OPEN Foundation

R. Sewell

Exploratory Controlled Study of the Migraine-Suppressing Effects of Psilocybin

Abstract

While anecdotal evidence suggests that select 5-hydroxytryptamine 2A (5-HT2A) receptor ligands, including psilocybin, may have long-lasting therapeutic effects after limited dosing in headache disorders, controlled investigations are lacking. In an exploratory double-blind, placebo-controlled, cross-over study, adults with migraine received oral placebo and psilocybin (0.143 mg/kg) in 2 test sessions spaced 2 weeks apart. Subjects maintained headache diaries starting 2 weeks before the first session until 2 weeks after the second session. Physiological and psychological drug effects were monitored during sessions and several follow-up contacts with subjects were carried out to assure safety of study procedures. Ten subjects were included in the final analysis. Over the 2-week period measured after single administration, the reduction in weekly migraine days from baseline was significantly greater after psilocybin (mean, – 1.65 (95% CI: – 2.53 to – 0.77) days/week) than after placebo (- 0.15 (- 1.13 to 0.83) days/week; p = 0.003, t(9) = 4.11). Changes in migraine frequency in the 2 weeks after psilocybin were not correlated with the intensity of acute psychotropic effects during drug administration. Psilocybin was well-tolerated; there were no unexpected or serious adverse events or withdrawals due to adverse events. This exploratory study suggests there is an enduring therapeutic effect in migraine headache after a single administration of psilocybin. The separation of acute psychotropic effects and lasting therapeutic effects is an important finding, urging further investigation into the mechanism underlying the clinical effects of select 5-HT2A receptor compounds in migraine, as well as other neuropsychiatric conditions. Clinicaltrials.gov : NCT03341689.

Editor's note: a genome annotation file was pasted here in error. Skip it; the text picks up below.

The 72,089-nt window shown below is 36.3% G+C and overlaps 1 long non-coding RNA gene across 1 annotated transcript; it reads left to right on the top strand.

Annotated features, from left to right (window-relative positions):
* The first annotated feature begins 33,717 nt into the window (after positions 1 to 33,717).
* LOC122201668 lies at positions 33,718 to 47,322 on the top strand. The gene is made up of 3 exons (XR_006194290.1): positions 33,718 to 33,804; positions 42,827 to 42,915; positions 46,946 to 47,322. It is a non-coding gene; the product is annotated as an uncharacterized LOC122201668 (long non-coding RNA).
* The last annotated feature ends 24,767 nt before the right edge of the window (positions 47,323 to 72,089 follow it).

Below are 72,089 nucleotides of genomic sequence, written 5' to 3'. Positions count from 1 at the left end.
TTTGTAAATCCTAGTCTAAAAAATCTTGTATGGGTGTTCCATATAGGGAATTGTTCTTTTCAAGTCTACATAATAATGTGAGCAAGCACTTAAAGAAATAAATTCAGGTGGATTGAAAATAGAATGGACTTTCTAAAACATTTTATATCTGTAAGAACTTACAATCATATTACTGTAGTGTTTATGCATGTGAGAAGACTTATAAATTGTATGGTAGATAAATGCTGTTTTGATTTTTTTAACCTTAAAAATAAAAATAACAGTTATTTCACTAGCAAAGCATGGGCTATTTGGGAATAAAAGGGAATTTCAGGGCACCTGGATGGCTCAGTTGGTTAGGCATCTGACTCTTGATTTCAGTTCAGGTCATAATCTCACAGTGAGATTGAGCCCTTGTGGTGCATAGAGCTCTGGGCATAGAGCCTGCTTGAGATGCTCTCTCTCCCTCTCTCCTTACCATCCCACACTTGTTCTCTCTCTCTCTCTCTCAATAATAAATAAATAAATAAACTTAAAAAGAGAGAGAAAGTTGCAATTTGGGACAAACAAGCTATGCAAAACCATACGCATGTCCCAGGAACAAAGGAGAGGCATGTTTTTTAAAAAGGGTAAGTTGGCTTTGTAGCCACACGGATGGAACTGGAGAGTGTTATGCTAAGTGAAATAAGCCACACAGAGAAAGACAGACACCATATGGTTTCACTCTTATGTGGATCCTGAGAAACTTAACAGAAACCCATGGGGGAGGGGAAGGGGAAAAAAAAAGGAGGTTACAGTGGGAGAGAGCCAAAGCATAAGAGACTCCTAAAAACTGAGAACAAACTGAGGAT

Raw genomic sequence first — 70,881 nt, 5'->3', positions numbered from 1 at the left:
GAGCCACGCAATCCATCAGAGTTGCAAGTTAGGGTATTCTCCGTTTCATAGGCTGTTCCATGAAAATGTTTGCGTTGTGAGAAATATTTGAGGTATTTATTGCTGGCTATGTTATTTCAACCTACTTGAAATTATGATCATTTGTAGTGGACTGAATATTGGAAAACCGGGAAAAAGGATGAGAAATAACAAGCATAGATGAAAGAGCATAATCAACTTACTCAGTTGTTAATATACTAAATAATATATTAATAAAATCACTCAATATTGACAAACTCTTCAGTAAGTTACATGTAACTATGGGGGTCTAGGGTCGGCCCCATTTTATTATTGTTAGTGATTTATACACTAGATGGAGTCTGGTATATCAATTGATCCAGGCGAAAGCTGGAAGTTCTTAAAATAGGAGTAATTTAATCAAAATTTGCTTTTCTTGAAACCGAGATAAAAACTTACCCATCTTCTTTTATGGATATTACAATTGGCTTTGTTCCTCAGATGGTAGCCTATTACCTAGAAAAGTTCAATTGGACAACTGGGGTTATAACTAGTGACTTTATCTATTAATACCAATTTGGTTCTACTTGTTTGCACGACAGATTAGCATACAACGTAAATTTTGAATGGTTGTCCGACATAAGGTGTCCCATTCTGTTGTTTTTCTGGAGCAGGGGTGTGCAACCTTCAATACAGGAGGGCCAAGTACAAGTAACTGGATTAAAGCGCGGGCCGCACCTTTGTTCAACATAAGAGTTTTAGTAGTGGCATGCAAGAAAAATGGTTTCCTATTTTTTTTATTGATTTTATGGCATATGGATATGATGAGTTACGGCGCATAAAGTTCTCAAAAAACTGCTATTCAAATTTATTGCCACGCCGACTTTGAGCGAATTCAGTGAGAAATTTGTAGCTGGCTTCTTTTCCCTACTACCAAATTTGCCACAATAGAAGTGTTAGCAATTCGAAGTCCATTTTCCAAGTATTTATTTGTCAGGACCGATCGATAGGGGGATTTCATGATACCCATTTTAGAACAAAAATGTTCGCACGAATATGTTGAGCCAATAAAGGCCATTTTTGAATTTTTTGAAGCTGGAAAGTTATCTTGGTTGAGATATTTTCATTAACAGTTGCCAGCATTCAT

Schindler, E., Sewell, R. A., Gottschalk, C. H., Luddy, C., Flynn, L. T., Lindsey, H., Pittman, B. P., Cozzi, N. V., & D’Souza, D. C. (2021). Exploratory Controlled Study of the Migraine-Suppressing Effects of Psilocybin. Neurotherapeutics : the journal of the American Society for Experimental NeuroTherapeutics, 18(1), 534–543. https://doi.org/10.1007/s13311-020-00962-y

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Indoleamine Hallucinogens in Cluster Headache: Results of the Clusterbusters Medication Use Survey

Abstract